Emergency Situations That MayAffect the Conduct of Elections in California
Revised October 2014
Print Version (pdf ~65KB)
In the event of a natural disaster or other emergency that may affect the ability to conduct an election in compliance with state law, there are legal options California elections officials and the Governor can exercise.
The following information does not replace any existing emergency or disaster plans already established by the State and county elections officials. Rather, it is a menu of election-related actions that can be taken depending on the circumstances of a particular natural disaster or other emergency. In any emergency situation, it is vital that the Governor, the Secretary of State, the Legislature, local elections officials, and the public communicate clearly and frequently.
A. Actions Permitted Under Existing Law
The California Elections Code gives local elections officials and voters some flexibility should an issue arise shortly before or on Election Day.
- Any vote-by-mail voter may vote in person at the county elections office on or before the close of the polls on Election Day. (Elections Code section 3018(a))
- Elections officials may set up satellite voting locations with 14 days notice or, in the case of a declared emergency or disaster in a county, 48 hours notice. A waiver of this law would be required if a satellite voting location has to be established less than 48 hours before the start of Election Day voting. (Elections Code section 3018(b))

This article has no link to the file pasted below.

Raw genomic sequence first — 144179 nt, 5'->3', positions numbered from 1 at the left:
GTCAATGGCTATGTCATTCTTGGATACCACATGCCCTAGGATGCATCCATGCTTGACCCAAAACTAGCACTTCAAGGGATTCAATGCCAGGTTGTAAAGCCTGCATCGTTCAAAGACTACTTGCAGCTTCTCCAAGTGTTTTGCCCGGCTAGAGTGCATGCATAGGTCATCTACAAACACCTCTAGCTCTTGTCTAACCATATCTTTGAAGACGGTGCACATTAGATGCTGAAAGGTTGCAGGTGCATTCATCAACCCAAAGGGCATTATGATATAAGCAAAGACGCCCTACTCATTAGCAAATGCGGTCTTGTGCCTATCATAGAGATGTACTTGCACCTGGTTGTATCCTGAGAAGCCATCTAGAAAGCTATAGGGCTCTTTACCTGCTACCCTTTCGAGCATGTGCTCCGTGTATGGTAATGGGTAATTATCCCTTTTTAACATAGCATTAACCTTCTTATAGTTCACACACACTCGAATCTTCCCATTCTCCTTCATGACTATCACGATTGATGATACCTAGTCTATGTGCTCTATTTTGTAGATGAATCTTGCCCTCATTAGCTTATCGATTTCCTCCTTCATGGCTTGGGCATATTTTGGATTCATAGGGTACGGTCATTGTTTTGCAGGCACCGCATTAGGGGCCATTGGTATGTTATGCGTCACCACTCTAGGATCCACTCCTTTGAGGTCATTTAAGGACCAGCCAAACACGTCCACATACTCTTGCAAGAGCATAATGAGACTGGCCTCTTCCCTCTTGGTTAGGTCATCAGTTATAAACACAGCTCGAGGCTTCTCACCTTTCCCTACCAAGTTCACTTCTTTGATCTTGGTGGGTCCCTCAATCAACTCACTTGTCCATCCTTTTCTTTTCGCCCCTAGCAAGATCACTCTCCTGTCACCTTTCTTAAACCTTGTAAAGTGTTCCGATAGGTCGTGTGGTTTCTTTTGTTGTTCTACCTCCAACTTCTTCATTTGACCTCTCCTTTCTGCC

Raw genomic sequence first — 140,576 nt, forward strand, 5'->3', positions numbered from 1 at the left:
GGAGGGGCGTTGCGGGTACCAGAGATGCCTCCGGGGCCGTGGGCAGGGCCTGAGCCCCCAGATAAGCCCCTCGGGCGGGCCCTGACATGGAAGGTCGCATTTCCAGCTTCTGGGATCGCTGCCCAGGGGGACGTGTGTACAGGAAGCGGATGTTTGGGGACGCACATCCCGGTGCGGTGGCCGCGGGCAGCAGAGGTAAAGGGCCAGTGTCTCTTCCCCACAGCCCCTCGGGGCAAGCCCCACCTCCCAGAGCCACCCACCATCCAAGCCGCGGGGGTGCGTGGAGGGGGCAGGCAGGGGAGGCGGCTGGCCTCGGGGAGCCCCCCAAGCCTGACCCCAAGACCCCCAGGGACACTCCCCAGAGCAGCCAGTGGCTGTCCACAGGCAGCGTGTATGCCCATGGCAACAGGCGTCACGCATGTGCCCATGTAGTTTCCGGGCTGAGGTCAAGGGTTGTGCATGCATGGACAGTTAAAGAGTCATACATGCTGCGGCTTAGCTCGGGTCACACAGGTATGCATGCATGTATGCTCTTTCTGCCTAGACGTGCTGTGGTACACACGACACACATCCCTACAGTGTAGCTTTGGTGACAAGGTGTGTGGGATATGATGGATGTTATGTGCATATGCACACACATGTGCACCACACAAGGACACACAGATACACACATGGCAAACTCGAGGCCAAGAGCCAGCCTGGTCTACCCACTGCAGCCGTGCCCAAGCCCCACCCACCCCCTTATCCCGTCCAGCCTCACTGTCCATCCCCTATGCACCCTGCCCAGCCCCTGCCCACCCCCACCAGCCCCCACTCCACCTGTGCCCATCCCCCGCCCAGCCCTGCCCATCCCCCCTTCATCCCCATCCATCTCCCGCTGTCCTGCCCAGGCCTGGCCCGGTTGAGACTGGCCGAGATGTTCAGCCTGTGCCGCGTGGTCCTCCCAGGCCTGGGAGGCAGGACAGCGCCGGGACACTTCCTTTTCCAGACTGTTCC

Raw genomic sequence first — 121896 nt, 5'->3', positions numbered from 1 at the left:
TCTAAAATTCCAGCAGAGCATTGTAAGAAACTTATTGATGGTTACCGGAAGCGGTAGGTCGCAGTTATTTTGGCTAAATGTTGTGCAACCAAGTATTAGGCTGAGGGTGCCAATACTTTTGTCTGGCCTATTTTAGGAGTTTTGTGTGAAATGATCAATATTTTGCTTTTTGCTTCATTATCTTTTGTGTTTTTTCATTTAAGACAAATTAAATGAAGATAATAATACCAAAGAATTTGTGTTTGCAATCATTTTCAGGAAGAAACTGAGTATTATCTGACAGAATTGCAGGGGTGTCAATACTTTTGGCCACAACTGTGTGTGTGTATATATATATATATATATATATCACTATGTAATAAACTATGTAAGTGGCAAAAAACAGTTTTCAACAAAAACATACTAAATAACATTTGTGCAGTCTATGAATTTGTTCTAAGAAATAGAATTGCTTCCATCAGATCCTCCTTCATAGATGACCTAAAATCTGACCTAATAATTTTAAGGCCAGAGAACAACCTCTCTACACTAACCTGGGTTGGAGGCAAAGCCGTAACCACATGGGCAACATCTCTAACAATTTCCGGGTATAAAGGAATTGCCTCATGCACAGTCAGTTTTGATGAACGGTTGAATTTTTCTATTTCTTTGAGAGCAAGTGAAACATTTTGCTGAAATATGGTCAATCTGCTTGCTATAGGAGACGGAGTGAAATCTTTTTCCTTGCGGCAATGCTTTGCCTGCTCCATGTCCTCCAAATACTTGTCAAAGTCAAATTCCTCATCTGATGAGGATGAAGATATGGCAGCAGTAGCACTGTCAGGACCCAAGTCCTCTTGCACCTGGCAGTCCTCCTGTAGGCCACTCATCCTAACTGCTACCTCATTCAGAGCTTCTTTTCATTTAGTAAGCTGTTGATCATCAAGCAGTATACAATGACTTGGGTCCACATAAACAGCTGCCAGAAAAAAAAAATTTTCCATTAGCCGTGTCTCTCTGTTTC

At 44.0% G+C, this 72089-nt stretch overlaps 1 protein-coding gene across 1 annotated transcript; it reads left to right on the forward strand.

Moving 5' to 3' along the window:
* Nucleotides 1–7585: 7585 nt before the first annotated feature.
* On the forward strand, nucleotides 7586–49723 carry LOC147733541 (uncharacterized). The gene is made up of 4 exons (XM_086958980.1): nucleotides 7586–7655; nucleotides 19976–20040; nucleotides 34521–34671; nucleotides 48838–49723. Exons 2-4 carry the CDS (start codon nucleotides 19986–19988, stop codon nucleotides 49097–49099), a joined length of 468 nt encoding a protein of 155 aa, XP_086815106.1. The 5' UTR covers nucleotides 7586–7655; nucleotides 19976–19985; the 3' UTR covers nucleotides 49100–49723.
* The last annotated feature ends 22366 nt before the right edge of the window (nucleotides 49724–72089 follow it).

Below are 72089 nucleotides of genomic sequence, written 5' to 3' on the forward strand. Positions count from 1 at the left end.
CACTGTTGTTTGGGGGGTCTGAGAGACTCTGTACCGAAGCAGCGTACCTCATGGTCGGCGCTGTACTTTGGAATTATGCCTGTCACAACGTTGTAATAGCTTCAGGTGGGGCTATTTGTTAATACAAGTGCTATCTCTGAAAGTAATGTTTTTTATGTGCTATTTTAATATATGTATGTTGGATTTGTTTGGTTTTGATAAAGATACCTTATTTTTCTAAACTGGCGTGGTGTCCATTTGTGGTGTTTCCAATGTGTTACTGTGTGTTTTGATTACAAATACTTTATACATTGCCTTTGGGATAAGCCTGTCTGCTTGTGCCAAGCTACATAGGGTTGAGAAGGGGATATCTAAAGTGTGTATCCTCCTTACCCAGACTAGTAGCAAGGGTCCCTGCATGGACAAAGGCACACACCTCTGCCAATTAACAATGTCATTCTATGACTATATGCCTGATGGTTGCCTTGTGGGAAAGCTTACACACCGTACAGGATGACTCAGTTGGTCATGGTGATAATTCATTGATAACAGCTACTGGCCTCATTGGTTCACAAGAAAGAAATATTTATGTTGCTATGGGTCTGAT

- Elections officials may designate a replacement polling place as late as on Election Day. The new polling place must be as close as possible to the original polling place, and a notice must be posted at the original polling place directing voters to the new location. If there is sufficient time, theelections official must also mail a notice to affected voters. (Elections Code section 12281)
- Elections officials may create a new polling place in any contiguous precinct if one cannot be created within a specific precinct. (Elections Code section 12327)
- If one or more poll workers do not show up for work at the opening of the polls on Election Day, voters who are present at the polling place, and any members of the precinct board who are present, may appoint a voter to fill any vacancy. (Elections Code section 12313)
- A precinct inspector may appoint a voter to replace any poll worker who cannot perform his or her duties on Election Day. (Elections Code section 12314)